How conditioned air effects a recording studio
Your HVAC will effect your recording environment or studio so plan it out before you build.
The best thing you can do if you are building a home recording studio or home theater is to get informed about the process and to slow down. I have seen it many times. Someone starts a build and doesn’t tell anyone about it until the construction is half way over.
While this is OK for a well informed individual, it is the beginning of builders remorse for others.
So many details are involved. Much in the same way you might approach doing a room renovation or remodel or even designing a completely new home, someone has to be involved with all the details. One of the main areas people fail to consider or give the proper amount of attention to is HVAC.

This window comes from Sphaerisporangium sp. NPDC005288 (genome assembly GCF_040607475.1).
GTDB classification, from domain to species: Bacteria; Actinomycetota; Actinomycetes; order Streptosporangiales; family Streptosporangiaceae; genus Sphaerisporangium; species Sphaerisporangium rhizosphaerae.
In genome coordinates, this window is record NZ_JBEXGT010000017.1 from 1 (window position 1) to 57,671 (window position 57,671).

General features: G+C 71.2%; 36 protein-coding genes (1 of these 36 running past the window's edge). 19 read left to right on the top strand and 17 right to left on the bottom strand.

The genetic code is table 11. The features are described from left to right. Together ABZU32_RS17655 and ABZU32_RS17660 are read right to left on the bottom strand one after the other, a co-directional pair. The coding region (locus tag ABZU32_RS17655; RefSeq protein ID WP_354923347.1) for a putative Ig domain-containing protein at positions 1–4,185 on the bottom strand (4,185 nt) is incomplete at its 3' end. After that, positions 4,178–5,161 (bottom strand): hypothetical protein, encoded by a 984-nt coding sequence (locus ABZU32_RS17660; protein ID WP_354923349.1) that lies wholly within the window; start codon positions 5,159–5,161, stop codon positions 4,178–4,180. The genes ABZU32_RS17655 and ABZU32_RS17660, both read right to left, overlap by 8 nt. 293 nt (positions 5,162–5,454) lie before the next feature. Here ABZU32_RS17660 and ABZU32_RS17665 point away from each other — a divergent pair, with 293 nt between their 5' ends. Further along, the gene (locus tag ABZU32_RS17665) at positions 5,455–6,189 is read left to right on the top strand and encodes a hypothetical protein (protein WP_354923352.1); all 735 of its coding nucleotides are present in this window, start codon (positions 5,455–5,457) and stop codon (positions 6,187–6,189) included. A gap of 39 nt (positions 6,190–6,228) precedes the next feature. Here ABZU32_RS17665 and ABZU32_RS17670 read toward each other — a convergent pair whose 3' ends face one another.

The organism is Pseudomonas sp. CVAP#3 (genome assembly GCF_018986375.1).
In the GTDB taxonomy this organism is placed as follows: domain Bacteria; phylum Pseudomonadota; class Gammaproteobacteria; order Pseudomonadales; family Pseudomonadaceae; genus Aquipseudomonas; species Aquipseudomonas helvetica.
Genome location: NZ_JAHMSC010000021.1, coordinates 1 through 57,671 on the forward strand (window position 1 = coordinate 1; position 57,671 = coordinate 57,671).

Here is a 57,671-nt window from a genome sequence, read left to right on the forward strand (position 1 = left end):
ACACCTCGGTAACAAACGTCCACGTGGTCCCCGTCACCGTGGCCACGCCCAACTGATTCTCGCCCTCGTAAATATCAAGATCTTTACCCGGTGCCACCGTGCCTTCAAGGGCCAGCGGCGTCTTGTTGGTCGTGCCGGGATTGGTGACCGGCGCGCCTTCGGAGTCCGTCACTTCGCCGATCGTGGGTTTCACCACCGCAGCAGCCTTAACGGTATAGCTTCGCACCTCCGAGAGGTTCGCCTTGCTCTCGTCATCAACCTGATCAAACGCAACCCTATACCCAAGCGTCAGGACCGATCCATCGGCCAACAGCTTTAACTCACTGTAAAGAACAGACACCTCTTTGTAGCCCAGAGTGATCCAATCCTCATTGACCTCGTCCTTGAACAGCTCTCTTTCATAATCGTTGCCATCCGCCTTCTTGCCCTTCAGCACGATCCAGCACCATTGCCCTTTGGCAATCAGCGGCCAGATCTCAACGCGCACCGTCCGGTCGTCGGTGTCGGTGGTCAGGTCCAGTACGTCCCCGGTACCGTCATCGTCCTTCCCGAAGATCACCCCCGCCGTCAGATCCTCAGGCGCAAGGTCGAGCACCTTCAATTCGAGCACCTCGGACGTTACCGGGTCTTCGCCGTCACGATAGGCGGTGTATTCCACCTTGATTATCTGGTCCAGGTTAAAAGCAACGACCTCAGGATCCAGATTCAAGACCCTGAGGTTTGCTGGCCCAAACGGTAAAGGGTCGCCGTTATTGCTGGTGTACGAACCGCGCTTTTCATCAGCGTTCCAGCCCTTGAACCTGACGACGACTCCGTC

A well designed room designed to hold in sound will, by the very nature of the techniques used to isolate sound, get warm. Sound isolation and acoustical treatments use products with high mass and density and many types of insulating materials.
Every attempt is made to seal the room to be free from air leaks in any direction, in any part of the room. Where air goes so can sound. It will also need fresh air. So you, as the general contractor or sole builder, must take this into consideration.
The HVAC duct work can allow sound to move from one part of the house to another. It can also be a source of sound due to moving air. This can be due to the duct material used[square metal vs. round and insulated] and the unit moving too much air into the room through smaller ducts and registers.
It is not uncommon to either have to upgrade an existing ac/heat unit or to get the newly developed room a separate HVAC unit. This is one of many areas that need the attention of a qualified technician that has experience with home theater and studio construction HVAC considerations.